The other nice thing about Edmodo is that it is visually similar to Facebook. Students should be familar with the idea of a "wall" where public posts and links can be shared, making using Edmodo easier.
How we use Edmodo
Firstly, I started adding resources to the library. The library is a directory where you can keep everything in nice neat folders, which you can share with specific groups of learners. You can also link to the library in posts, so if you want to share a specific resource, you can add the link to the library entry in a message or post.
I added links to useful websites for exam training and practice, vocabulary practice, listening sites and so on. I keep adding things as a discover them, and when I do so, I post it on the wall as well as adding it to the relevant folder in the library.
I also added some documents like pdfs I have on my computer such as a copy of resources we have looked at in class, reference materials and listening exercises along with the mp3 files.
When a student wants to practice a skill or language point, they can go to the library and look for something to do.
I often give students FCE writing tasks to do. These are sometimes those that come up in our course book and sometimes past papers. I add the task as an assignment on Edmodo, with the instructions. Students can write their piece in a Word document and upload to Edmodo using the TURN IN button next to the assignment in question. I can then open the document directly in Edmodo, make comments and corrections using the annotation feature, and give the piece a mark. This mark goes on the student's records in Edmodo, so I and the student can see the different marks they have received during the course. I then download the annotated version in pdf format and send back to the student.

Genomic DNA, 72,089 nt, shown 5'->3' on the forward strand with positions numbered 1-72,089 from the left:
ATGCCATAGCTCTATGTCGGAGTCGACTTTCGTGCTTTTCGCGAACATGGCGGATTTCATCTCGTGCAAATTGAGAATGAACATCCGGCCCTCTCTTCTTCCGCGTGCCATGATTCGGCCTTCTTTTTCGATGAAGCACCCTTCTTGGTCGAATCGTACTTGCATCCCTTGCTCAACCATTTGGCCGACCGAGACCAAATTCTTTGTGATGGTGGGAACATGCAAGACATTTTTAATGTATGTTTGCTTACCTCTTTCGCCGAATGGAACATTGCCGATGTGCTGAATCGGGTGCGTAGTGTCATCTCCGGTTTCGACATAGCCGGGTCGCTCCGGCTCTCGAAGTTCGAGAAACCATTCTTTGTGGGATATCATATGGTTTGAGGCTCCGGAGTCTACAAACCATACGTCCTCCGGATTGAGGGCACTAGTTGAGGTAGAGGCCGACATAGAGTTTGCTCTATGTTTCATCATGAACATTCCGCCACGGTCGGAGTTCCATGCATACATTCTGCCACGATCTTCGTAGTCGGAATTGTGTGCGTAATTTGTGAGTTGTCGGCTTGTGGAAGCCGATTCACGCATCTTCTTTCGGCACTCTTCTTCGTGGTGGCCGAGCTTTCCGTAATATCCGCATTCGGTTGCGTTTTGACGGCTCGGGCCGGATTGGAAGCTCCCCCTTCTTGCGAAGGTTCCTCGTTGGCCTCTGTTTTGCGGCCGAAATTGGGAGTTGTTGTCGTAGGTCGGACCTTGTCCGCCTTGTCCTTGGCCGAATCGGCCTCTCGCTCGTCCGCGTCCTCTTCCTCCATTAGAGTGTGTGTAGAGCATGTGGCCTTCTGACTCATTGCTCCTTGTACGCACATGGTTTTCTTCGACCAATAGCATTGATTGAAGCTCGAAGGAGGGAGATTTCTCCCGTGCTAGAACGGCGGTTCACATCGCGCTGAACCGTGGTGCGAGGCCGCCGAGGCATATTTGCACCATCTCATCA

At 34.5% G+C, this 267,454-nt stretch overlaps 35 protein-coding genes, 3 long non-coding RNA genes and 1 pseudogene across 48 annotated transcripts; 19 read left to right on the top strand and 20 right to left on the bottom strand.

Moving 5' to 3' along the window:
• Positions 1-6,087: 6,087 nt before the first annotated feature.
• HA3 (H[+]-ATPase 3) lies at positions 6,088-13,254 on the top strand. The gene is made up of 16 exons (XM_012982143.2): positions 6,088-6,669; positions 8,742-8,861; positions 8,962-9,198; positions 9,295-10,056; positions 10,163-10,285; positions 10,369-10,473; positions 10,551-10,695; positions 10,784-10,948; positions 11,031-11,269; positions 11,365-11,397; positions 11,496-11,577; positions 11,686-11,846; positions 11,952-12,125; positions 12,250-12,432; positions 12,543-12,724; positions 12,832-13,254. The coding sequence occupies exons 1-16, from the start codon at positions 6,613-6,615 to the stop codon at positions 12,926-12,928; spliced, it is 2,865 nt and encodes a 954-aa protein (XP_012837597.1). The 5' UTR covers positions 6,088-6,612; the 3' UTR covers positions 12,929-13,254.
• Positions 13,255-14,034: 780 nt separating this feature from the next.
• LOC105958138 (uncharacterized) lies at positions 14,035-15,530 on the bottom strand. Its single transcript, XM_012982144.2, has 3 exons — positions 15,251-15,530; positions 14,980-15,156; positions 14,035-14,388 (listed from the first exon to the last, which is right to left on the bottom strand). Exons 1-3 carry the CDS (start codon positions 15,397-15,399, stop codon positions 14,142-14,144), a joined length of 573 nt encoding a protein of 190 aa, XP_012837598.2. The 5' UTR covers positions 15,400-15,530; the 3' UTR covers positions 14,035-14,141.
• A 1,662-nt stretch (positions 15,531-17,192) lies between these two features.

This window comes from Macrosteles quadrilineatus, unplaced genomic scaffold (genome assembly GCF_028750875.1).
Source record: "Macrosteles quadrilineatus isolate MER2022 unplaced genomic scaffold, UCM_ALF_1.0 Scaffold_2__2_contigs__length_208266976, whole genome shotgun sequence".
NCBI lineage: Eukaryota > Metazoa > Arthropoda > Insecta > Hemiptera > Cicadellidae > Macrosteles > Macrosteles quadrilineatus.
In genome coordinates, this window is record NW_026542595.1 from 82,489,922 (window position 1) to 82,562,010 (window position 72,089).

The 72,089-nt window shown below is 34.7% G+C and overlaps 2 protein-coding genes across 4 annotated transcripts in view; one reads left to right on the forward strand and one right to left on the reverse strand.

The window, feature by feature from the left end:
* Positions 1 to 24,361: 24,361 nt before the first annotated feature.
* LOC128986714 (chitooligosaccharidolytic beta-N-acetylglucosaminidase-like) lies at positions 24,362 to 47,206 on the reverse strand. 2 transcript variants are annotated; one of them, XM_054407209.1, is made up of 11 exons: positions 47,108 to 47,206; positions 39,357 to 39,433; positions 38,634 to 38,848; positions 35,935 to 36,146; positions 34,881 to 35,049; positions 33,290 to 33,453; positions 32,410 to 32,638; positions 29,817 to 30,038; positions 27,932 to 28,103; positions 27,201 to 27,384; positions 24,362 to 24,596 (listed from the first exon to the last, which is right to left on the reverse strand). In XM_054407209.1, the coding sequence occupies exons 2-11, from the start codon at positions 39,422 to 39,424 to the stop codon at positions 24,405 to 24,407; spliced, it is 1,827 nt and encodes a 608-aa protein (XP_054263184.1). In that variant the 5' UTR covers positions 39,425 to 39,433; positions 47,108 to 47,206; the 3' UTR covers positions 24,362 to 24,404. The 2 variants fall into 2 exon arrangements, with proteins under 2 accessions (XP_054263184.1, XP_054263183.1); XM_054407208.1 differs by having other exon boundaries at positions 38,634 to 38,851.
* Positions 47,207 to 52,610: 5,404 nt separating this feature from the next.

I am thinking of gearing towards a flipped or semi-flipped classroom in the future. This will only work with adult learners, and even then will depend on the circumstances. However, many of my students at the moment are out of work, have plenty of free time, and need to improve their level in a short period of time.
This is especially true for university students, teachers and anyone preparing to sit state exams in Spain, as a B1 or B2 certified level is required. People are in a rush to get a certificate, but once they realise that many hours of study and practice are required, I think a flipped approach could work. Students would be required to do certain tasks at home before the lesson, and then in class we would be able to focus on problematic areas, exam techniques and so on, taking more of a Demand High approach.
Edmodo has worked reasonably well for me this year, although it hasn't been without its problems. I have had students joining the class throughout the year, and every time a new student appeared, I would have to show them how to use Edmodo again. I plan on making video tutorials next year to help avoid this problem, however many people prefer a face-to-face explanation.
I also hope that in the future students will become more active and take advantage of the platform to share things - videos, articles etc, making Edmodo not only a place to study but also somewhere to socialise in English.